A concise introduction and reference manual for an interesting, concise, and powerful new programming language. Ruby brings thoughtful and consistent object-oriented design to the AWK/Perl/Python lineage of languages -- all the string power of Perl with the clean lines of Smalltalk.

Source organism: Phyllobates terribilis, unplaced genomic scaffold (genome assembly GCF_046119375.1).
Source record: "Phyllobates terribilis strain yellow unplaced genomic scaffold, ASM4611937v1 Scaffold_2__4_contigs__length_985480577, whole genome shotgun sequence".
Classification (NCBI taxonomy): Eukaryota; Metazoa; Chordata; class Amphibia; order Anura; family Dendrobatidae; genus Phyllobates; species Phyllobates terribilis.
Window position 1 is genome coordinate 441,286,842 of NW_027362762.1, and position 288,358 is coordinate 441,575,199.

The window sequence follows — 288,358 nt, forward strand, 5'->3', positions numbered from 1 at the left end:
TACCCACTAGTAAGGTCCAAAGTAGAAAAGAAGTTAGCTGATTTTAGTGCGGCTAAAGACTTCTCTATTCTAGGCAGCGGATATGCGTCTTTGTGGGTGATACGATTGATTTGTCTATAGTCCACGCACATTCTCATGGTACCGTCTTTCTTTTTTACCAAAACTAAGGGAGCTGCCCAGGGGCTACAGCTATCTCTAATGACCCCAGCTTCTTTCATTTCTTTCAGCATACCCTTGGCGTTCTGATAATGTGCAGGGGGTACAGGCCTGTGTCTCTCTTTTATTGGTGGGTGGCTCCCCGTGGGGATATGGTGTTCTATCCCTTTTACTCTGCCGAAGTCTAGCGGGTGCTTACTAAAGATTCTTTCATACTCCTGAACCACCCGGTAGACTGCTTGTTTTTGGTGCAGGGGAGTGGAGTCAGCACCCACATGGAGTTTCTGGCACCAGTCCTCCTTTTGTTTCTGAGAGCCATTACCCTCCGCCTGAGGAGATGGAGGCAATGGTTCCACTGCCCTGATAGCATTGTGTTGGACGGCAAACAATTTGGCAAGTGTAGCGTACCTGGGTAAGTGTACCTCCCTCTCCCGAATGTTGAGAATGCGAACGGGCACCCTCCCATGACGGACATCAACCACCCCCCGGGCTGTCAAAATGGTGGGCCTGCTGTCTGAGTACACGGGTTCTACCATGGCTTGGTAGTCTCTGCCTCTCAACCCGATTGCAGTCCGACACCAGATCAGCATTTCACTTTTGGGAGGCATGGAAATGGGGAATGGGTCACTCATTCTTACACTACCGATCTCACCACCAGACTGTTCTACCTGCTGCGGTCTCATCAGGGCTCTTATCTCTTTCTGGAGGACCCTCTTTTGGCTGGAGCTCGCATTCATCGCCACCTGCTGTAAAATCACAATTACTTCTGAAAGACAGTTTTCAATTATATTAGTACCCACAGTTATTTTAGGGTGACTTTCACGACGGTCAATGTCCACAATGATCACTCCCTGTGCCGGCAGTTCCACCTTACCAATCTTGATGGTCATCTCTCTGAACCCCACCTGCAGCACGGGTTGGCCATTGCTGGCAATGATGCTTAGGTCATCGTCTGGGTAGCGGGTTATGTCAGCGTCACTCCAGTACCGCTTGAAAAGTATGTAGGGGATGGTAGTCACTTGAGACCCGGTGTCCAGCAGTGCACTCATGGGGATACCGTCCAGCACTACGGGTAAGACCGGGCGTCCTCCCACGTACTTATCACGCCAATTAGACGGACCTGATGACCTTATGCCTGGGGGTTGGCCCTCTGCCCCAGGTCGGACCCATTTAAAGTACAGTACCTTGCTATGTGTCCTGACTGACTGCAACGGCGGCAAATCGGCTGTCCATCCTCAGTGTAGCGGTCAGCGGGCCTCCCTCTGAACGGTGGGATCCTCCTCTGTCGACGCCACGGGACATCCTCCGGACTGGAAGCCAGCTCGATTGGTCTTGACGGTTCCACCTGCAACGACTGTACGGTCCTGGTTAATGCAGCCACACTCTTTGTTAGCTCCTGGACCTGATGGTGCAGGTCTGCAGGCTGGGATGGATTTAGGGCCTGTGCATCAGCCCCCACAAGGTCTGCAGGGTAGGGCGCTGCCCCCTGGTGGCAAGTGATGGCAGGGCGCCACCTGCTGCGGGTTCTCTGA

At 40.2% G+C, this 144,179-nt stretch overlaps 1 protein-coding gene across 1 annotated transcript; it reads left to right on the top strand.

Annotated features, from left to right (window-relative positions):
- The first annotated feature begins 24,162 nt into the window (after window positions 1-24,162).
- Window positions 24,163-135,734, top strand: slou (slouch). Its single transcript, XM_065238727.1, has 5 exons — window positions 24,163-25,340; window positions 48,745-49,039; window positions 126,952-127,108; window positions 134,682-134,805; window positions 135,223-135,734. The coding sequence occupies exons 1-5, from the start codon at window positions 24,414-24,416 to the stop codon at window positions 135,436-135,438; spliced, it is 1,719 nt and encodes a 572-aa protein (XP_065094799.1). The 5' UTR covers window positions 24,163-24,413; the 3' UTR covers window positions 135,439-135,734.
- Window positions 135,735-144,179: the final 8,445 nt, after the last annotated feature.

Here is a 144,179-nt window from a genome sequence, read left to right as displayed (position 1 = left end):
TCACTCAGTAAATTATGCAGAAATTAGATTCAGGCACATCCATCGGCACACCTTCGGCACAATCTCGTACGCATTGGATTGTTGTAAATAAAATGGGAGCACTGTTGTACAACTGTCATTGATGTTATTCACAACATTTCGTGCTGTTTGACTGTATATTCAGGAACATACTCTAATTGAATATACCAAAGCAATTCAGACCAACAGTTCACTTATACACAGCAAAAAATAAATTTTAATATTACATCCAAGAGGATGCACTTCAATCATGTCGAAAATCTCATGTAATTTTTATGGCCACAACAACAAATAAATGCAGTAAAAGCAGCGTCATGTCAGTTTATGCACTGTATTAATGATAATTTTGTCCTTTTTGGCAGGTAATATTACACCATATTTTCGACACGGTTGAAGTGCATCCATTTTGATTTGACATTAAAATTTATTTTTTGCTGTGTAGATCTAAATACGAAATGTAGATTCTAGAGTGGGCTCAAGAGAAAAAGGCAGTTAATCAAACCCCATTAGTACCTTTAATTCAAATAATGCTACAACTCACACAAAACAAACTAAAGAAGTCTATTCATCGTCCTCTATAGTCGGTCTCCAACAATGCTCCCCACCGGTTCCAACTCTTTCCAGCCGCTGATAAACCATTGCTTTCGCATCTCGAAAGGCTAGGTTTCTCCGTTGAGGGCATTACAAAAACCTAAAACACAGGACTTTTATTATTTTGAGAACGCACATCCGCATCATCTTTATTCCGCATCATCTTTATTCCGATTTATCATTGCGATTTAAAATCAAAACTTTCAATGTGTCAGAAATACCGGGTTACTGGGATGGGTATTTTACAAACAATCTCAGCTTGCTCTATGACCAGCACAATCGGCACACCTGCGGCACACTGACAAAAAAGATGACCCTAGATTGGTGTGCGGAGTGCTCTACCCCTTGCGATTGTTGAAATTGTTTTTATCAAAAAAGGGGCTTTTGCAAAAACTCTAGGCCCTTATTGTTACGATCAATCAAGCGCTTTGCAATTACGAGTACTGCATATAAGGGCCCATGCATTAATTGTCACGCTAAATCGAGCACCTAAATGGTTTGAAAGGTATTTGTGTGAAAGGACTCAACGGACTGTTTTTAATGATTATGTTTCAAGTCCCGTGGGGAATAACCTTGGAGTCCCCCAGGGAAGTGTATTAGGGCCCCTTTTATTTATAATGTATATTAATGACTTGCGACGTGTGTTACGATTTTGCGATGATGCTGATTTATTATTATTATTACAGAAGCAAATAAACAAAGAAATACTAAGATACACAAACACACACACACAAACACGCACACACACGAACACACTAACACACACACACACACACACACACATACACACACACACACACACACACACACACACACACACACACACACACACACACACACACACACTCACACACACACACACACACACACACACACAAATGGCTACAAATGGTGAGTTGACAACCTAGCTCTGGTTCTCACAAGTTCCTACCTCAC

I do wish, though, that programming manuals for professionals were written for professionals. Wouldn't it be nice, for example, to have an introduction (or an appendix) that summarizes the language briefly for people who have the necessary background? "Everything is an object. Every object has a class. Class names are begin with uppercase letters, methods begin with lowercase letters. and instance variables begin with '@'. Objects are automatically allocated by their #new method and automatically deallocated and garbage-collected when no longer referenced. Variables (and function parameters) are always references to objects. Single inheritance (like Smalltalk), plus mixins (takes you back, doesn't it?). Built-in classes include strings, regular expressions, numbers (including Bignums), arrays, hashes (Perl), and closures (LISP and Smalltalk) among others, and the standard library provides threading, network protocols, and unit testing. Ruby has been widely adopted in Extreme Programming." This is doubtless Greek to lots of people, but should be easy reading to someone with a few years of undergraduate computer science -- and could save the educated reader a lot of time.